Magazine article Management Today

Books: Can the Eurozone Be Kept Alive?

Magazine article Management Today

Books: Can the Eurozone Be Kept Alive?

Article excerpt

Stiglitz blames the single currency for the continent's financial ills, but also offers some bold remedies to save the euro experiment, says Jeremy Cook

The Euro: And its Threat to the Future of Europe

Joseph E Stiglitz

Allen Lane, pounds 20

Reading a book on Europe and its economic issues in a post-Brexit world was certainly an interesting experiment in cognitive dissonance.

One cannot really overstate the trauma that Europe has felt since the advent of the global financial crisis, for while it may have started in the US mortgage market and spread around the world on a wave of panic, it is the Eurozone that has been at the epicentre of economic pain While the initial skirmishes of the crisis may have been dealt with in a whimsical fashion by the film The Big Short, there is little joy or caprice in this assessment of the issues currently befalling Europe.

In his latest book, Joseph Stiglitz, winner of a Nobel Memorial Prize in Economics, adviser to former President Bill Clinton and professor of economics at Columbia University, lays the majority of the blame for the depression in Greece and the resulting swathes of unemployment, inequality and misery squarely at the door of the European single currency - and I must say it is a convincing argument.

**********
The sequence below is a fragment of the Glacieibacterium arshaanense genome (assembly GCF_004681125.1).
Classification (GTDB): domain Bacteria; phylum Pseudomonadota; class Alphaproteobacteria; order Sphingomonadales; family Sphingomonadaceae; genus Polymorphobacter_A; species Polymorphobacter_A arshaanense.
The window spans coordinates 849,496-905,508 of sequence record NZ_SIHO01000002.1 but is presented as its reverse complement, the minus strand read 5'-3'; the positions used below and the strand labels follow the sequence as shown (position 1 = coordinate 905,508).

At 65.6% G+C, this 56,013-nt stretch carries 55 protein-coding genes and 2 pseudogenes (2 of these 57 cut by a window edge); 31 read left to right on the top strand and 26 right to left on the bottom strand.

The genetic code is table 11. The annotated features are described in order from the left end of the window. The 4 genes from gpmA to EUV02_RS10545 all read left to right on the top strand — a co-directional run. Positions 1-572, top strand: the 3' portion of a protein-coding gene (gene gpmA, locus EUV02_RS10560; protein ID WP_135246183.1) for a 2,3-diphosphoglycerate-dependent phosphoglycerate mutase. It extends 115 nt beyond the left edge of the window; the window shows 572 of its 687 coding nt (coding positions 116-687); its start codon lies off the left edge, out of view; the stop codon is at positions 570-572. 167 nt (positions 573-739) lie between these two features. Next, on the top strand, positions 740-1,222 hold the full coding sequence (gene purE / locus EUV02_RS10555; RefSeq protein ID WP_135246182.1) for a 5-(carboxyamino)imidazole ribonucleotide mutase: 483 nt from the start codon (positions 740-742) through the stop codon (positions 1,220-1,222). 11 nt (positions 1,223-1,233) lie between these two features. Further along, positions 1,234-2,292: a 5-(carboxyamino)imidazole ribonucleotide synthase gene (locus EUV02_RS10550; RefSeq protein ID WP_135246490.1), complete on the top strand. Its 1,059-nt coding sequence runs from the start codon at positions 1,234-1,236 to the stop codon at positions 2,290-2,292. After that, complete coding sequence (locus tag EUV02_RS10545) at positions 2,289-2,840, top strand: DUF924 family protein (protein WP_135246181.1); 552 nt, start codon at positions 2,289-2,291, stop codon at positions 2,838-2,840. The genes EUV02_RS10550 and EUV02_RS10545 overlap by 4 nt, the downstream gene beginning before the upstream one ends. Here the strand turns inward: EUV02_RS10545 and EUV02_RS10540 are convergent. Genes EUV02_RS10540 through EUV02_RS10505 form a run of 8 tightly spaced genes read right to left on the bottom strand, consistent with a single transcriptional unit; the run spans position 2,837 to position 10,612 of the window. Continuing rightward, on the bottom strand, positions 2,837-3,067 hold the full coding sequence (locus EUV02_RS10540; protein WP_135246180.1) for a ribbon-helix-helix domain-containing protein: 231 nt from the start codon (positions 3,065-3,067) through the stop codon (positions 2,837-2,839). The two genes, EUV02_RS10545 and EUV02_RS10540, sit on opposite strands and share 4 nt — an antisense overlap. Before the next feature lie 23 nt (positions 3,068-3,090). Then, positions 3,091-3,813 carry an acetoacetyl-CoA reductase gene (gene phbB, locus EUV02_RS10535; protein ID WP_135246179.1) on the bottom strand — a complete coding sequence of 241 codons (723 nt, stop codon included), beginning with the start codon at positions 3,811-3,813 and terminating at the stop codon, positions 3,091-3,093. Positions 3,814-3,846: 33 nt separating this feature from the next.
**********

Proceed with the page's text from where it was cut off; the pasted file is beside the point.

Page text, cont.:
The euro had always been pictured as an instrument of convergence; through greater cooperation and a shared currency, a continent that has so often split apart would become as one. However, as we all know it's the loftiest dreams that crash and burn the quickest.

Stiglitz's arguments fall into two issues with the euro; firstly, that the implementation of a single currency was wrong and, secondly, that the response to the global financial crisis exacerbated the issues enormously and risk tearing down the project entirely. Indeed, he posits that of all the crises the Eurozone has faced, the ones in Spain and Ireland were ones of inequality that could have only come to pass as a result of the euro. The convergence criteria that the countries had to adhere to were seemingly simple, all they needed to do was keep their fiscal deficit below 3% of GDP and maintain a debt to GDP level of 60% Both countries however ended up with large deficits and high debt to GDP ratios despite having entered the euro with surpluses and low debt levels.

It is in the reaction of the Eurozone and European authorities once the crisis hit where you can tell that Stiglitz is almost incandescent in his criticism of austerity, rules-based central banking, the IMF and Germany.

Indeed, I wonder how well this book will go down in the halls of power in Berlin. …

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